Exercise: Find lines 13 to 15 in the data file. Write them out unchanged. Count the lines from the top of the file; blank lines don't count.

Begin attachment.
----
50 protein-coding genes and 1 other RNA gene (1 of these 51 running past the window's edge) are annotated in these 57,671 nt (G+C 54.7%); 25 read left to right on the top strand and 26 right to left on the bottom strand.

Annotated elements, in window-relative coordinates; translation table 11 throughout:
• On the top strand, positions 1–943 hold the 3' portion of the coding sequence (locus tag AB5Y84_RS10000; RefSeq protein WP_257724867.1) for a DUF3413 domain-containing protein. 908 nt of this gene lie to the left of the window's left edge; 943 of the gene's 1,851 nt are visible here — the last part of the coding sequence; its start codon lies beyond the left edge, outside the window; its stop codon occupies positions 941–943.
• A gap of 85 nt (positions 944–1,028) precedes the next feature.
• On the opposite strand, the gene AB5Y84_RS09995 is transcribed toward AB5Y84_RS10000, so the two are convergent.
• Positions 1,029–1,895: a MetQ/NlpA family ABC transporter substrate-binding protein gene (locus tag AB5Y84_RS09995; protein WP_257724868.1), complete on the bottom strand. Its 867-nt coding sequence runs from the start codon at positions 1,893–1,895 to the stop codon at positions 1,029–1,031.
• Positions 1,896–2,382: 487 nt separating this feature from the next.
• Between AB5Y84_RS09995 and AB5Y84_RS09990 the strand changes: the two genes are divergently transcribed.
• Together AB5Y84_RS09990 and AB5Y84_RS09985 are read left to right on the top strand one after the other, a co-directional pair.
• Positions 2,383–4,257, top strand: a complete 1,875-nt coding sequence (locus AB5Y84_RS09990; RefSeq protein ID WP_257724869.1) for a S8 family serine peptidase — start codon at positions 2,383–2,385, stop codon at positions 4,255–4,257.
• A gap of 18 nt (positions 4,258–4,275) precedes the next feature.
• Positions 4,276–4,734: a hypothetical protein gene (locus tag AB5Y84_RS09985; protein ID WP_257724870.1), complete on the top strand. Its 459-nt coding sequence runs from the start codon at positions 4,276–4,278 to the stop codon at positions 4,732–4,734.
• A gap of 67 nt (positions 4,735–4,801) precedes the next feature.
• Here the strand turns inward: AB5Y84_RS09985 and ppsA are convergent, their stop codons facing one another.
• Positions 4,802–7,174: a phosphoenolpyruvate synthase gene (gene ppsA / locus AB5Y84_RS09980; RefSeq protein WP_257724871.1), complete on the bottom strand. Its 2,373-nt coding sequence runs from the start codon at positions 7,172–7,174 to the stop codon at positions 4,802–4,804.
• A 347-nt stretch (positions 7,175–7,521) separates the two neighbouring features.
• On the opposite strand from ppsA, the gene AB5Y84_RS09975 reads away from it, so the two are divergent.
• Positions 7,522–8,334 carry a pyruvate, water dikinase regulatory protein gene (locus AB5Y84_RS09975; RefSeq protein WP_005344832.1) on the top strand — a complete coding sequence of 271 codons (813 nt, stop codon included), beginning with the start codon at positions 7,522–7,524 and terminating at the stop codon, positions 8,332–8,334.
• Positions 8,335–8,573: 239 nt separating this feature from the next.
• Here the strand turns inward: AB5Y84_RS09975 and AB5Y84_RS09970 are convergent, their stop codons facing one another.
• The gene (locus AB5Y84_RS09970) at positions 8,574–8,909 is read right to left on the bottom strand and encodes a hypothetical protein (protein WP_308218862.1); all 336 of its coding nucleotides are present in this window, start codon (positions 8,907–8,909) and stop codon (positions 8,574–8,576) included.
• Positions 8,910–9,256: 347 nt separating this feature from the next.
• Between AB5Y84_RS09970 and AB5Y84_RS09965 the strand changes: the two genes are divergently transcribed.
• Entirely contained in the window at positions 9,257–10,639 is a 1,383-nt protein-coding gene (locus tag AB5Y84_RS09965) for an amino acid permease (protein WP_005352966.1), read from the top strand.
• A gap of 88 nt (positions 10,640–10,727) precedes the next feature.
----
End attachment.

• A gap of 67 nt (positions 4,735–4,801) precedes the next feature.
• Here the strand turns inward: AB5Y84_RS09985 and ppsA are convergent, their stop codons facing one another.
• Positions 4,802–7,174: a phosphoenolpyruvate synthase gene (gene ppsA / locus AB5Y84_RS09980; RefSeq protein WP_257724871.1), complete on the bottom strand. Its 2,373-nt coding sequence runs from the start codon at positions 7,172–7,174 to the stop codon at positions 4,802–4,804.